The Division's use of the matrix in determining whether a DD's credentials are appropriate for the issue in question and the IW's medical condition is not an abuse of discretion. APD 081398-s.
HO Omission of Issue in Decision and Order.
A HO's decision and order that fails to make a finding of fact, conclusion of law, or a decision on an issue included in the BRC report, agreed to by the parties at the CCH, and not withdrawn by or agreed to a resolution by the parties is considered incomplete and will be reversed and remanded for the HO to make a determination on the omitted issue. APD 090397.
The IW received interrogatories from the IC and objected to the form of the question. The IC did not file a motion to compel. At the CCH the IC objected to all of the IW's testimony and timely exchanged exhibits based on the IW's refusal to answer the interrogatories. The HO sustained the IC's objection and excluded the evidence and IW's testimony citing Section 410.161. The AP reversed the HO's decision citing Section 410.158, which states that "discovery . . . may not seek information that may readily be derived from documentary evidence described in Section 410.160. Answers to discovery . . . need not duplicate information that may readily be derived from documentary evidence . . ." Section 410.158(b). The AP remanded the case for the HO to admit and consider all exhibits which were properly and timely exchanged and to allow the IW to testify. APD 002932-s.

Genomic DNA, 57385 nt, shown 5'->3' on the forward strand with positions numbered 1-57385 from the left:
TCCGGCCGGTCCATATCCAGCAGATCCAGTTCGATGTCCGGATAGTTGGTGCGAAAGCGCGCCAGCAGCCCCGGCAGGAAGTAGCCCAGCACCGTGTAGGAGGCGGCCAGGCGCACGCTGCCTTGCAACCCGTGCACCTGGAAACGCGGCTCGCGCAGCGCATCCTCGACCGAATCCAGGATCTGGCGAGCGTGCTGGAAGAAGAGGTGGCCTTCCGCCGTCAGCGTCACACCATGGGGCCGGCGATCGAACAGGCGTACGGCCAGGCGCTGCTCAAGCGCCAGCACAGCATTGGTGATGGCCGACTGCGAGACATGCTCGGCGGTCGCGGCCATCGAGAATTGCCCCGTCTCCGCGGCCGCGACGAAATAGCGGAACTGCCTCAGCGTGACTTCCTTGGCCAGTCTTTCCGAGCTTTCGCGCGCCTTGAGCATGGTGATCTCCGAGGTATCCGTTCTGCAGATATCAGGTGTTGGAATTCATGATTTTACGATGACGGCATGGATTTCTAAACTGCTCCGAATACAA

Notice of Network Requirements.
Proper notice of network requirements can be found under Texas Insurance Code Section 1305.005 (Participation In Network; Notice of Network Requirements) and 28 TEX. ADMIN. CODE § 10.60 (Notice of Network Requirements; Employee Information). Section 1305.005(d) and Rule 10.60(a) state, in part, that the insurance carrier shall provide to the employer, and the employer shall provide to the employer's employees, notice of network requirements, including all information required by Section 1305.451.